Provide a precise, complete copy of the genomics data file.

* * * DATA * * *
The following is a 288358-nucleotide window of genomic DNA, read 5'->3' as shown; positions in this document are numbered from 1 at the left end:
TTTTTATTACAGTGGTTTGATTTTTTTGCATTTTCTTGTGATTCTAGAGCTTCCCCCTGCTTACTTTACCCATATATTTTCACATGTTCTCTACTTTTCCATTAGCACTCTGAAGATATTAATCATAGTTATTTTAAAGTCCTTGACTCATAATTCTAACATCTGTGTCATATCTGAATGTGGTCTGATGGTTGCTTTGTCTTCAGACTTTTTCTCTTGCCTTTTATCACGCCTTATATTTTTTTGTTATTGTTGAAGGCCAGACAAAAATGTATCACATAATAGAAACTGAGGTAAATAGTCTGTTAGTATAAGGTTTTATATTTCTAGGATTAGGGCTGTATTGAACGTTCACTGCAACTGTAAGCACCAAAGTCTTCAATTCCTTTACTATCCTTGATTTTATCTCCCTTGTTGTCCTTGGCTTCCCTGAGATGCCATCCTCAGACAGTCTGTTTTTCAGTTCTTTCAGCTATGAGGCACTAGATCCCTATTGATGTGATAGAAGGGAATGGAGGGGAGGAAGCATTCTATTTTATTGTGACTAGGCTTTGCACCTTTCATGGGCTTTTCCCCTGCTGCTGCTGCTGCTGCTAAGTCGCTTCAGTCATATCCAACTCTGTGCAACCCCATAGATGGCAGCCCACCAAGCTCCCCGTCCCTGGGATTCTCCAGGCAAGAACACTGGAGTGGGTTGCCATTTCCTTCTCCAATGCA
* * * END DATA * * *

The following is a 288358-nucleotide window of genomic DNA, read 5'->3' as shown; positions in this document are numbered from 1 at the left end:
TTTTTATTACAGTGGTTTGATTTTTTTGCATTTTCTTGTGATTCTAGAGCTTCCCCCTGCTTACTTTACCCATATATTTTCACATGTTCTCTACTTTTCCATTAGCACTCTGAAGATATTAATCATAGTTATTTTAAAGTCCTTGACTCATAATTCTAACATCTGTGTCATATCTGAATGTGGTCTGATGGTTGCTTTGTCTTCAGACTTTTTCTCTTGCCTTTTATCACGCCTTATATTTTTTTGTTATTGTTGAAGGCCAGACAAAAATGTATCACATAATAGAAACTGAGGTAAATAGTCTGTTAGTATAAGGTTTTATATTTCTAGGATTAGGGCTGTATTGAACGTTCACTGCAACTGTAAGCACCAAAGTCTTCAATTCCTTTACTATCCTTGATTTTATCTCCCTTGTTGTCCTTGGCTTCCCTGAGATGCCATCCTCAGACAGTCTGTTTTTCAGTTCTTTCAGCTATGAGGCACTAGATCCCTATTGATGTGATAGAAGGGAATGGAGGGGAGGAAGCATTCTATTTTATTGTGACTAGGCTTTGCACCTTTCATGGGCTTTTCCCCTGCTGCTGCTGCTGCTGCTAAGTCGCTTCAGTCATATCCAACTCTGTGCAACCCCATAGATGGCAGCCCACCAAGCTCCCCGTCCCTGGGATTCTCCAGGCAAGAACACTGGAGTGGGTTGCCATTTCCTTCTCCAATGCA